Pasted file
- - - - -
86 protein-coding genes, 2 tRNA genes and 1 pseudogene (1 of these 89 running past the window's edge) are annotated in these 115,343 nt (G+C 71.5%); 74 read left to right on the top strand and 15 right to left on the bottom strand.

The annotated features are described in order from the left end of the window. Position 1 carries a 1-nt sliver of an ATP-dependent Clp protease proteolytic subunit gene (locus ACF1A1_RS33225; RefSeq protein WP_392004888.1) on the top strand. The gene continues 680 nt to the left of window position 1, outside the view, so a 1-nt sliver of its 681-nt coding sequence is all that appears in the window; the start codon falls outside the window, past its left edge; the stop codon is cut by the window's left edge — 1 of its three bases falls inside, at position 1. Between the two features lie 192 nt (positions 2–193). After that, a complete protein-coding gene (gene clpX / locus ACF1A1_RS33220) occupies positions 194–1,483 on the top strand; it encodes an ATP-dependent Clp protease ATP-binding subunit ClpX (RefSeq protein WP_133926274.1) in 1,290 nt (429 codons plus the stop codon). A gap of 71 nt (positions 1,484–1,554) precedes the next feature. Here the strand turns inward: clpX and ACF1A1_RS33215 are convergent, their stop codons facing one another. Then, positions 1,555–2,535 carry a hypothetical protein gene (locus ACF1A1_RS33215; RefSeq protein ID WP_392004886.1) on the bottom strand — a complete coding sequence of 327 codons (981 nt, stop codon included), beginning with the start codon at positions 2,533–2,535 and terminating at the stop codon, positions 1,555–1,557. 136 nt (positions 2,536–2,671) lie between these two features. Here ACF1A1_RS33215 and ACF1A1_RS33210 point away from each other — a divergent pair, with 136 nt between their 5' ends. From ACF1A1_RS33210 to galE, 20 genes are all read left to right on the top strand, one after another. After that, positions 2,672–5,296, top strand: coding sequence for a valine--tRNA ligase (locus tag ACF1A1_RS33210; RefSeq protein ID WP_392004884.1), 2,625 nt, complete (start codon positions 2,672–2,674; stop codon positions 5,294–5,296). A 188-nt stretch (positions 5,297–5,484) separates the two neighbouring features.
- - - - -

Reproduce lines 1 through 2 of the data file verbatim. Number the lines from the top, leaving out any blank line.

86 protein-coding genes, 2 tRNA genes and 1 pseudogene (1 of these 89 running past the window's edge) are annotated in these 115,343 nt (G+C 71.5%); 74 read left to right on the top strand and 15 right to left on the bottom strand.

The annotated features are described in order from the left end of the window. Position 1 carries a 1-nt sliver of an ATP-dependent Clp protease proteolytic subunit gene (locus ACF1A1_RS33225; RefSeq protein WP_392004888.1) on the top strand. The gene continues 680 nt to the left of window position 1, outside the view, so a 1-nt sliver of its 681-nt coding sequence is all that appears in the window; the start codon falls outside the window, past its left edge; the stop codon is cut by the window's left edge — 1 of its three bases falls inside, at position 1. Between the two features lie 192 nt (positions 2–193). After that, a complete protein-coding gene (gene clpX / locus ACF1A1_RS33220) occupies positions 194–1,483 on the top strand; it encodes an ATP-dependent Clp protease ATP-binding subunit ClpX (RefSeq protein WP_133926274.1) in 1,290 nt (429 codons plus the stop codon). A gap of 71 nt (positions 1,484–1,554) precedes the next feature. Here the strand turns inward: clpX and ACF1A1_RS33215 are convergent, their stop codons facing one another. Then, positions 1,555–2,535 carry a hypothetical protein gene (locus ACF1A1_RS33215; RefSeq protein ID WP_392004886.1) on the bottom strand — a complete coding sequence of 327 codons (981 nt, stop codon included), beginning with the start codon at positions 2,533–2,535 and terminating at the stop codon, positions 1,555–1,557. 136 nt (positions 2,536–2,671) lie between these two features. Here ACF1A1_RS33215 and ACF1A1_RS33210 point away from each other — a divergent pair, with 136 nt between their 5' ends. From ACF1A1_RS33210 to galE, 20 genes are all read left to right on the top strand, one after another. After that, positions 2,672–5,296, top strand: coding sequence for a valine--tRNA ligase (locus tag ACF1A1_RS33210; RefSeq protein ID WP_392004884.1), 2,625 nt, complete (start codon positions 2,672–2,674; stop codon positions 5,294–5,296). A 188-nt stretch (positions 5,297–5,484) separates the two neighbouring features.